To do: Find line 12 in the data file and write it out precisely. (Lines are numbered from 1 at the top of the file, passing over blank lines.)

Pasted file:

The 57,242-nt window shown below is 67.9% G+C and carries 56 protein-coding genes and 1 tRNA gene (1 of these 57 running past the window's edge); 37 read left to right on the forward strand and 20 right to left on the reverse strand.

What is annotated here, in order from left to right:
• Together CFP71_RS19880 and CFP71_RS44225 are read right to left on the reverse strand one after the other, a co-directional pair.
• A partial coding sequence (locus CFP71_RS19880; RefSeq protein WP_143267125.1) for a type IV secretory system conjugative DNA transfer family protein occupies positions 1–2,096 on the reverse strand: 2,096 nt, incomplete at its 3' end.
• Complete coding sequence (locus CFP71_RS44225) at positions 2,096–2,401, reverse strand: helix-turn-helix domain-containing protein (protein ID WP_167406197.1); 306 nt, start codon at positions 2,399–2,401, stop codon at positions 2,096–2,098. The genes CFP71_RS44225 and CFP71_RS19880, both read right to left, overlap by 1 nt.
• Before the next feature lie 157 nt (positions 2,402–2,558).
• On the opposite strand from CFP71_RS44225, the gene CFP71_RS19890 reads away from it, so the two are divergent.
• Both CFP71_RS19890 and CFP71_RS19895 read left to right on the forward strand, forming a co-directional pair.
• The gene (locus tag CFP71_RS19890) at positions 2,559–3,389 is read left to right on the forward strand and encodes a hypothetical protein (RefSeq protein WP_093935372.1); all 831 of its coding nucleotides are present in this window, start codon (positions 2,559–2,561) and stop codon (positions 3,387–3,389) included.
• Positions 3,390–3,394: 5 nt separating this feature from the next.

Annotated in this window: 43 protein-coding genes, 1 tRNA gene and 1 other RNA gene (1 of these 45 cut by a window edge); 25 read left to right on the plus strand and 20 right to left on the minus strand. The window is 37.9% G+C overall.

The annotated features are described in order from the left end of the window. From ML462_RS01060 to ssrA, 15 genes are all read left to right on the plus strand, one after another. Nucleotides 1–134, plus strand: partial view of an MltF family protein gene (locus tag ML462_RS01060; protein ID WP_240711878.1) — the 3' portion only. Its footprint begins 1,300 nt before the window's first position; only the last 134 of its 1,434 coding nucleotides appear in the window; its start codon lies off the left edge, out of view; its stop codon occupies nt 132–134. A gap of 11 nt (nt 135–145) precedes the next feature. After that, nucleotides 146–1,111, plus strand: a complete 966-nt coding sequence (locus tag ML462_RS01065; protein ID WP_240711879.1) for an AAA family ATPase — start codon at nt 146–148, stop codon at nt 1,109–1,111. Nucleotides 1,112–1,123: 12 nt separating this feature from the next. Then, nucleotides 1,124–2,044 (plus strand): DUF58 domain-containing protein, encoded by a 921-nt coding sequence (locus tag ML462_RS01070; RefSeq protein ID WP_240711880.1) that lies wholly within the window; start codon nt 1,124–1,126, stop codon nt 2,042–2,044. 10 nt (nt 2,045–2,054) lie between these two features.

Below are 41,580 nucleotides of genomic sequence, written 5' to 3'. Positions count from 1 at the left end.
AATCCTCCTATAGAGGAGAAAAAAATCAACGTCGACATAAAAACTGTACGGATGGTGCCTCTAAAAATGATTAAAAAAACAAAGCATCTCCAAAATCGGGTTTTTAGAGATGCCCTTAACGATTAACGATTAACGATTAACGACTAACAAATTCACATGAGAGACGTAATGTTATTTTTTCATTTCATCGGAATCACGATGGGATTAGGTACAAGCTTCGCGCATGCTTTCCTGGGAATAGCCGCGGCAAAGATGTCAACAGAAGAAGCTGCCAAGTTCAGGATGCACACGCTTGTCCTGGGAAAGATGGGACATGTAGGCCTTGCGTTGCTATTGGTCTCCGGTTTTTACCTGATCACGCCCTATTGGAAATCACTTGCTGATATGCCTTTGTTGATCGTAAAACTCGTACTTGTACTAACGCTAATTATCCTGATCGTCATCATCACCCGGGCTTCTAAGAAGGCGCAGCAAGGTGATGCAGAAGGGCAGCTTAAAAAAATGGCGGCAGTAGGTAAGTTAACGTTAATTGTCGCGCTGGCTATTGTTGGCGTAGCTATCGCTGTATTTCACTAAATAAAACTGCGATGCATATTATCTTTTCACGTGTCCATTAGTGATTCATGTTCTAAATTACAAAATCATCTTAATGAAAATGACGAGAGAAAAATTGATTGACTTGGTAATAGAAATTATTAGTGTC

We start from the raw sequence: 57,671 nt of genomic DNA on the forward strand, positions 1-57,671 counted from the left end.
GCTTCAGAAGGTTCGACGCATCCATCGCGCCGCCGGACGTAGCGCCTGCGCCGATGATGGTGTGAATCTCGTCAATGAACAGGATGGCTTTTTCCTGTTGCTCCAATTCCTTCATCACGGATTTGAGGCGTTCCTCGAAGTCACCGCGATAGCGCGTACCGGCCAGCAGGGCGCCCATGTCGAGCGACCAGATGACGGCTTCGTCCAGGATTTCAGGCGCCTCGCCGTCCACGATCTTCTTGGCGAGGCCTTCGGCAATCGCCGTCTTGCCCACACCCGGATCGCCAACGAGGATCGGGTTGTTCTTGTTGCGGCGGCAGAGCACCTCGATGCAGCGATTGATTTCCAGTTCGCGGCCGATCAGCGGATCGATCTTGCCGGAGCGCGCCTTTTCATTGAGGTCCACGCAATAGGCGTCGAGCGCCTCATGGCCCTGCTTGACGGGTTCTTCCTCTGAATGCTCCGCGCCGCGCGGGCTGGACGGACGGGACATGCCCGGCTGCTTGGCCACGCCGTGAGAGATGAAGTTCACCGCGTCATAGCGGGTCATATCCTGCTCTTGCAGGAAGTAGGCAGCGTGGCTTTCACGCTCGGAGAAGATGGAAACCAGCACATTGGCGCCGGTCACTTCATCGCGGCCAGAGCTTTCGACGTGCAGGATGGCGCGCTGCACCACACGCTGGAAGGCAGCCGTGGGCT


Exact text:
The annotated features are described in order from the left end of the window. From ML462_RS01060 to ssrA, 15 genes are all read left to right on the plus strand, one after another. Nucleotides 1–134, plus strand: partial view of an MltF family protein gene (locus tag ML462_RS01060; protein ID WP_240711878.1) — the 3' portion only. Its footprint begins 1,300 nt before the window's first position; only the last 134 of its 1,434 coding nucleotides appear in the window; its start codon lies off the left edge, out of view; its stop codon occupies nt 132–134. A gap of 11 nt (nt 135–145) precedes the next feature. After that, nucleotides 146–1,111, plus strand: a complete 966-nt coding sequence (locus tag ML462_RS01065; protein ID WP_240711879.1) for an AAA family ATPase — start codon at nt 146–148, stop codon at nt 1,109–1,111. Nucleotides 1,112–1,123: 12 nt separating this feature from the next. Then, nucleotides 1,124–2,044 (plus strand): DUF58 domain-containing protein, encoded by a 921-nt coding sequence (locus tag ML462_RS01070; RefSeq protein ID WP_240711880.1) that lies wholly within the window; start codon nt 1,124–1,126, stop codon nt 2,042–2,044. 10 nt (nt 2,045–2,054) lie between these two features.